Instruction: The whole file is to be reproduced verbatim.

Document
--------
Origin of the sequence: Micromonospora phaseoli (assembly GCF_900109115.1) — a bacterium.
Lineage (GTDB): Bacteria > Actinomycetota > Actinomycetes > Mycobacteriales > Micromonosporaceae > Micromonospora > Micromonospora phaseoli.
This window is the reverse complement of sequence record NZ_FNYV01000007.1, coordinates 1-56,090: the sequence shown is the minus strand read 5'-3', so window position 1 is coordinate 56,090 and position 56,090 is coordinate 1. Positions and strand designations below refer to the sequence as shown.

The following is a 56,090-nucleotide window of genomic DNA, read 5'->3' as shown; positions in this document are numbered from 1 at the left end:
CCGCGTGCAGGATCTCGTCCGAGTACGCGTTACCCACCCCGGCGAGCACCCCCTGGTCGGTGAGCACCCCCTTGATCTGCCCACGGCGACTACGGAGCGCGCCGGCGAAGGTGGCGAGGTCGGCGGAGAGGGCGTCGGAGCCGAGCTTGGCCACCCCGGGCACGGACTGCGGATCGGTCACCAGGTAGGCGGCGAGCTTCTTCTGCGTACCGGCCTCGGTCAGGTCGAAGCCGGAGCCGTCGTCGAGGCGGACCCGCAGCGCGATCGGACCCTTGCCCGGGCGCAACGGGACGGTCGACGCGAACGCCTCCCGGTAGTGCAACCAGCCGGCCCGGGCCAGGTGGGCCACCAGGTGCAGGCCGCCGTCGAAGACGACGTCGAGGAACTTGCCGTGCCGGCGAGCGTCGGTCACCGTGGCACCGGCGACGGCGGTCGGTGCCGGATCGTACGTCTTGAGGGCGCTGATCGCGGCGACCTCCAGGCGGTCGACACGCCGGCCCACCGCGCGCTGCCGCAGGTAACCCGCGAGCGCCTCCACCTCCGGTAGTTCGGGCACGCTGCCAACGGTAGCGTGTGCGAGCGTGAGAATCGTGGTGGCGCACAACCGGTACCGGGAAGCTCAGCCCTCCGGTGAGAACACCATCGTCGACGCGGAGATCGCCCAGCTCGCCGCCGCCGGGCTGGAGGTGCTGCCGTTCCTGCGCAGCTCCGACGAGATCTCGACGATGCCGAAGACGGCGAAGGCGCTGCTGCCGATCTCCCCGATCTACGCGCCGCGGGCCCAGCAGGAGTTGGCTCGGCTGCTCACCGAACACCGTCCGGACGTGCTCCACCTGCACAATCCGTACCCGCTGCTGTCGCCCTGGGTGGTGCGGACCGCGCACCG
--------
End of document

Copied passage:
Origin of the sequence: Micromonospora phaseoli (assembly GCF_900109115.1) — a bacterium.
Lineage (GTDB): Bacteria > Actinomycetota > Actinomycetes > Mycobacteriales > Micromonosporaceae > Micromonospora > Micromonospora phaseoli.
This window is the reverse complement of sequence record NZ_FNYV01000007.1, coordinates 1-56,090: the sequence shown is the minus strand read 5'-3', so window position 1 is coordinate 56,090 and position 56,090 is coordinate 1. Positions and strand designations below refer to the sequence as shown.

The following is a 56,090-nucleotide window of genomic DNA, read 5'->3' as shown; positions in this document are numbered from 1 at the left end:
CCGCGTGCAGGATCTCGTCCGAGTACGCGTTACCCACCCCGGCGAGCACCCCCTGGTCGGTGAGCACCCCCTTGATCTGCCCACGGCGACTACGGAGCGCGCCGGCGAAGGTGGCGAGGTCGGCGGAGAGGGCGTCGGAGCCGAGCTTGGCCACCCCGGGCACGGACTGCGGATCGGTCACCAGGTAGGCGGCGAGCTTCTTCTGCGTACCGGCCTCGGTCAGGTCGAAGCCGGAGCCGTCGTCGAGGCGGACCCGCAGCGCGATCGGACCCTTGCCCGGGCGCAACGGGACGGTCGACGCGAACGCCTCCCGGTAGTGCAACCAGCCGGCCCGGGCCAGGTGGGCCACCAGGTGCAGGCCGCCGTCGAAGACGACGTCGAGGAACTTGCCGTGCCGGCGAGCGTCGGTCACCGTGGCACCGGCGACGGCGGTCGGTGCCGGATCGTACGTCTTGAGGGCGCTGATCGCGGCGACCTCCAGGCGGTCGACACGCCGGCCCACCGCGCGCTGCCGCAGGTAACCCGCGAGCGCCTCCACCTCCGGTAGTTCGGGCACGCTGCCAACGGTAGCGTGTGCGAGCGTGAGAATCGTGGTGGCGCACAACCGGTACCGGGAAGCTCAGCCCTCCGGTGAGAACACCATCGTCGACGCGGAGATCGCCCAGCTCGCCGCCGCCGGGCTGGAGGTGCTGCCGTTCCTGCGCAGCTCCGACGAGATCTCGACGATGCCGAAGACGGCGAAGGCGCTGCTGCCGATCTCCCCGATCTACGCGCCGCGGGCCCAGCAGGAGTTGGCTCGGCTGCTCACCGAACACCGTCCGGACGTGCTCCACCTGCACAATCCGTACCCGCTGCTGTCGCCCTGGGTGGTGCGGACCGCGCACCG